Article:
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Interesting piece in the Wall Street Journal about one of the real dilemmas facing business today – knowledge management. Workers at various levels of organizations accumulate through experience knowledge that helps them be more efficient and effective. “But few organizations have figured out how to share knowledge among employees, or to pass it on when employees leave or change assignments,” the WSJ reports.

Part of the problem is that many executives simply don’t think it is important, relying more on technology than on the human equation. “Last year,” according to the Journal, “when consulting firm Bain & Co. asked 960 executives about the effectiveness of 25 management tools, knowledge management ranked near the bottom.”

There have been attempts to create technology-driven solutions to the problem, the paper suggests, as companies look for ways to institutionalize the informal sharing that often has gone on between employees. But it has been hit-and-miss, making all the more clear how important knowledge management actually is.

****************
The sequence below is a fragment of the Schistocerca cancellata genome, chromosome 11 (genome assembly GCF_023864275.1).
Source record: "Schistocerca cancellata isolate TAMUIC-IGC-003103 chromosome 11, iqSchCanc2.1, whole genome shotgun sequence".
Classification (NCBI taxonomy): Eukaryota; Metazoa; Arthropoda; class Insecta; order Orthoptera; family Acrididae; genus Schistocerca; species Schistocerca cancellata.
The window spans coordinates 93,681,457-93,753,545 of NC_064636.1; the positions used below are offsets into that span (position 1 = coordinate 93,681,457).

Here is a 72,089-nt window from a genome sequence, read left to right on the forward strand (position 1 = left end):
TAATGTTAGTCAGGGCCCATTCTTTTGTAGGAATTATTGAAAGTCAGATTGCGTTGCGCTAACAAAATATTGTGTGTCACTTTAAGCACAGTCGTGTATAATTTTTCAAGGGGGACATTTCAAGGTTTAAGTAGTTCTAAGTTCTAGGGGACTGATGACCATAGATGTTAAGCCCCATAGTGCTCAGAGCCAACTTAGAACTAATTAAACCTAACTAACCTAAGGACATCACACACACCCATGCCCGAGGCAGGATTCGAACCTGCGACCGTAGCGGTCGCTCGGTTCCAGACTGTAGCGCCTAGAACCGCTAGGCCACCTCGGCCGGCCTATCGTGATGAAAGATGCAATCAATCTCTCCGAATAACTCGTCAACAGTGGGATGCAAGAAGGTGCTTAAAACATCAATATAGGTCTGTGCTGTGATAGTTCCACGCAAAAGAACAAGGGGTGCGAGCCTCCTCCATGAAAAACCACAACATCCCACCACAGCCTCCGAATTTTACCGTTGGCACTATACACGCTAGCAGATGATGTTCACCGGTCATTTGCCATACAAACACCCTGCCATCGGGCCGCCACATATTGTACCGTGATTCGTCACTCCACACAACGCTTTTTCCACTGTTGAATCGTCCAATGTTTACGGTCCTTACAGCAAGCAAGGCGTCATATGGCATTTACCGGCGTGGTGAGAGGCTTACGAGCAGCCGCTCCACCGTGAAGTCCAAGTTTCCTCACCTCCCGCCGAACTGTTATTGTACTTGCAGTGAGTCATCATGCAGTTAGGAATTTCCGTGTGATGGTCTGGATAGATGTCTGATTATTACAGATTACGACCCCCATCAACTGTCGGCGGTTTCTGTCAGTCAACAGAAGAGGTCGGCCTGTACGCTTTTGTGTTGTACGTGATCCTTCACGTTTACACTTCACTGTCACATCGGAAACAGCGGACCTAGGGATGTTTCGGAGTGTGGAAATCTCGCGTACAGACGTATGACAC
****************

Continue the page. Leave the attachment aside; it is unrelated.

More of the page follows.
KC's View:
Fascinating. This is a completely new area for us, something we didn’t know anything about.

But it makes perfect sense, and probably is something that more senior executives ought to be concerned about, especially in a people-driven business such as retailing. We wonder how many retailers even have knowledge management initiatives in place in their companies.